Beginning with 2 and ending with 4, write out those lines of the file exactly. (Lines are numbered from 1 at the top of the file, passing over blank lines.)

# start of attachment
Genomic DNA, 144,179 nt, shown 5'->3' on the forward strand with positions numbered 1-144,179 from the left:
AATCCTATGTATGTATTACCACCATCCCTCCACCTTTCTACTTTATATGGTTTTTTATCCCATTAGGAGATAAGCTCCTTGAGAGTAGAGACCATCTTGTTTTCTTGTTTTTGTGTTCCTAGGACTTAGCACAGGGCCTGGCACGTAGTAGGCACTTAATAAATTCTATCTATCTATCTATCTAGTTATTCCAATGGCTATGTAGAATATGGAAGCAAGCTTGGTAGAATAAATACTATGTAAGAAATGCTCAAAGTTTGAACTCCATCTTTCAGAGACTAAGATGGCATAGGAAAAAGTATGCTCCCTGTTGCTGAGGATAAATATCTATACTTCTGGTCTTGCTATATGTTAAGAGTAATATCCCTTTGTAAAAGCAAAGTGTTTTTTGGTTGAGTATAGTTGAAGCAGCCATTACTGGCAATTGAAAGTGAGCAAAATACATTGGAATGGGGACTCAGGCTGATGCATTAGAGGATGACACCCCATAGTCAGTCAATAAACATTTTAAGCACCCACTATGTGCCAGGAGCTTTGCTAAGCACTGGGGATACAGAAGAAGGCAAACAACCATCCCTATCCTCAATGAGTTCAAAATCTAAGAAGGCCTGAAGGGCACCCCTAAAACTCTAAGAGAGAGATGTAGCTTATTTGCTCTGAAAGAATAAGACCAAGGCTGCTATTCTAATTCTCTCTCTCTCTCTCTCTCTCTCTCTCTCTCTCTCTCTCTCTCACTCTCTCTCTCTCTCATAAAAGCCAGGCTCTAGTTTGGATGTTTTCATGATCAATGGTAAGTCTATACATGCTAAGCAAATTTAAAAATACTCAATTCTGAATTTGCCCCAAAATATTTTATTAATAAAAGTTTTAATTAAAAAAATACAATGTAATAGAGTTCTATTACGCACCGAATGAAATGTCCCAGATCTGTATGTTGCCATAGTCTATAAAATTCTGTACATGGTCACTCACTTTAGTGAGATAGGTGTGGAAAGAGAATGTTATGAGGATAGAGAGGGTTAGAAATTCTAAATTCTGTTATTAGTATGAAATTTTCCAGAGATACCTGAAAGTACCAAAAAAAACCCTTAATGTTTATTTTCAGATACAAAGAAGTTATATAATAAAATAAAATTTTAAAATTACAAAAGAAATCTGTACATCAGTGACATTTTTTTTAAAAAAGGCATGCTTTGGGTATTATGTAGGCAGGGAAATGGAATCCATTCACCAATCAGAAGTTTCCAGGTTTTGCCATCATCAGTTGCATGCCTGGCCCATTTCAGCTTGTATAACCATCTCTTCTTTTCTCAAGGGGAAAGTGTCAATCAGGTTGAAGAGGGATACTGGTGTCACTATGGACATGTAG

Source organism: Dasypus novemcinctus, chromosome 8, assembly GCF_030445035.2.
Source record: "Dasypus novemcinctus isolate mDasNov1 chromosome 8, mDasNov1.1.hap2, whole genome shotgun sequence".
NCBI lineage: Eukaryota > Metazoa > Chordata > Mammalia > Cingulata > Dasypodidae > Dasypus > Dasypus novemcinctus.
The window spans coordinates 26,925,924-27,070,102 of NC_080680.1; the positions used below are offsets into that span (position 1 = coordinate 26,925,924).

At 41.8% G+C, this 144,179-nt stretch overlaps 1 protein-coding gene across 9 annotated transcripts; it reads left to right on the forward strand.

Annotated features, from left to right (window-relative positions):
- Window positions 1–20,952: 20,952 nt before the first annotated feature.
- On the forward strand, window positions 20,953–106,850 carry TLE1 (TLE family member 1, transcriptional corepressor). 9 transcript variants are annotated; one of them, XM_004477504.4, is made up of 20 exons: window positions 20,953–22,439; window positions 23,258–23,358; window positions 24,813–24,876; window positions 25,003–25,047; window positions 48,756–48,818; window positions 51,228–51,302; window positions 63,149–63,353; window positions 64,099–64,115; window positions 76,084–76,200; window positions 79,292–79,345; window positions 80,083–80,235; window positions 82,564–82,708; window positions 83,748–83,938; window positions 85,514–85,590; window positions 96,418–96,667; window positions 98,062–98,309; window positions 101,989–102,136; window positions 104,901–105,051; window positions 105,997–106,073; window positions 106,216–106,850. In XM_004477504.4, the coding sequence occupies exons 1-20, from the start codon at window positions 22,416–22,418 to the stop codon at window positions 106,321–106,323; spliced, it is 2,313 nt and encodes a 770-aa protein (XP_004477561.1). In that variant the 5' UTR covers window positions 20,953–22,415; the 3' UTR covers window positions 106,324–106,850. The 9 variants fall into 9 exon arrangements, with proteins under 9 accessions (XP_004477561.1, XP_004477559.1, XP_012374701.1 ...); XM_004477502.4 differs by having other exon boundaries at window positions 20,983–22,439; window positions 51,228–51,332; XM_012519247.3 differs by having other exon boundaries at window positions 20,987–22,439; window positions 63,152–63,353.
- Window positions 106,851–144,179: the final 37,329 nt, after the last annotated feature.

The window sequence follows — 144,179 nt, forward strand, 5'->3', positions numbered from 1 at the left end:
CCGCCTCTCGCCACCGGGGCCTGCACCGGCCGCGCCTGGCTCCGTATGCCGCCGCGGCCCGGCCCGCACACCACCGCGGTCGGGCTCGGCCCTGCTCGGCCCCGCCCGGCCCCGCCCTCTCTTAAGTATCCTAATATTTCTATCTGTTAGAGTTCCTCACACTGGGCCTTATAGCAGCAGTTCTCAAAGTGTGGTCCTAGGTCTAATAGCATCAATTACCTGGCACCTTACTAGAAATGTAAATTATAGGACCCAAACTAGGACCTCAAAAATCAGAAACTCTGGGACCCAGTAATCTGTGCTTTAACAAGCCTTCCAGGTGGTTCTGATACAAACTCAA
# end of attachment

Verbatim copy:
AATCCTATGTATGTATTACCACCATCCCTCCACCTTTCTACTTTATATGGTTTTTTATCCCATTAGGAGATAAGCTCCTTGAGAGTAGAGACCATCTTGTTTTCTTGTTTTTGTGTTCCTAGGACTTAGCACAGGGCCTGGCACGTAGTAGGCACTTAATAAATTCTATCTATCTATCTATCTAGTTATTCCAATGGCTATGTAGAATATGGAAGCAAGCTTGGTAGAATAAATACTATGTAAGAAATGCTCAAAGTTTGAACTCCATCTTTCAGAGACTAAGATGGCATAGGAAAAAGTATGCTCCCTGTTGCTGAGGATAAATATCTATACTTCTGGTCTTGCTATATGTTAAGAGTAATATCCCTTTGTAAAAGCAAAGTGTTTTTTGGTTGAGTATAGTTGAAGCAGCCATTACTGGCAATTGAAAGTGAGCAAAATACATTGGAATGGGGACTCAGGCTGATGCATTAGAGGATGACACCCCATAGTCAGTCAATAAACATTTTAAGCACCCACTATGTGCCAGGAGCTTTGCTAAGCACTGGGGATACAGAAGAAGGCAAACAACCATCCCTATCCTCAATGAGTTCAAAATCTAAGAAGGCCTGAAGGGCACCCCTAAAACTCTAAGAGAGAGATGTAGCTTATTTGCTCTGAAAGAATAAGACCAAGGCTGCTATTCTAATTCTCTCTCTCTCTCTCTCTCTCTCTCTCTCTCTCTCTCTCTCTCACTCTCTCTCTCTCTCATAAAAGCCAGGCTCTAGTTTGGATGTTTTCATGATCAATGGTAAGTCTATACATGCTAAGCAAATTTAAAAATACTCAATTCTGAATTTGCCCCAAAATATTTTATTAATAAAAGTTTTAATTAAAAAAATACAATGTAATAGAGTTCTATTACGCACCGAATGAAATGTCCCAGATCTGTATGTTGCCATAGTCTATAAAATTCTGTACATGGTCACTCACTTTAGTGAGATAGGTGTGGAAAGAGAATGTTATGAGGATAGAGAGGGTTAGAAATTCTAAATTCTGTTATTAGTATGAAATTTTCCAGAGATACCTGAAAGTACCAAAAAAAACCCTTAATGTTTATTTTCAGATACAAAGAAGTTATATAATAAAATAAAATTTTAAAATTACAAAAGAAATCTGTACATCAGTGACATTTTTTTTAAAAAAGGCATGCTTTGGGTATTATGTAGGCAGGGAAATGGAATCCATTCACCAATCAGAAGTTTCCAGGTTTTGCCATCATCAGTTGCATGCCTGGCCCATTTCAGCTTGTATAACCATCTCTTCTTTTCTCAAGGGGAAAGTGTCAATCAGGTTGAAGAGGGATACTGGTGTCACTATGGACATGTAG

Source organism: Dasypus novemcinctus, chromosome 8, assembly GCF_030445035.2.
Source record: "Dasypus novemcinctus isolate mDasNov1 chromosome 8, mDasNov1.1.hap2, whole genome shotgun sequence".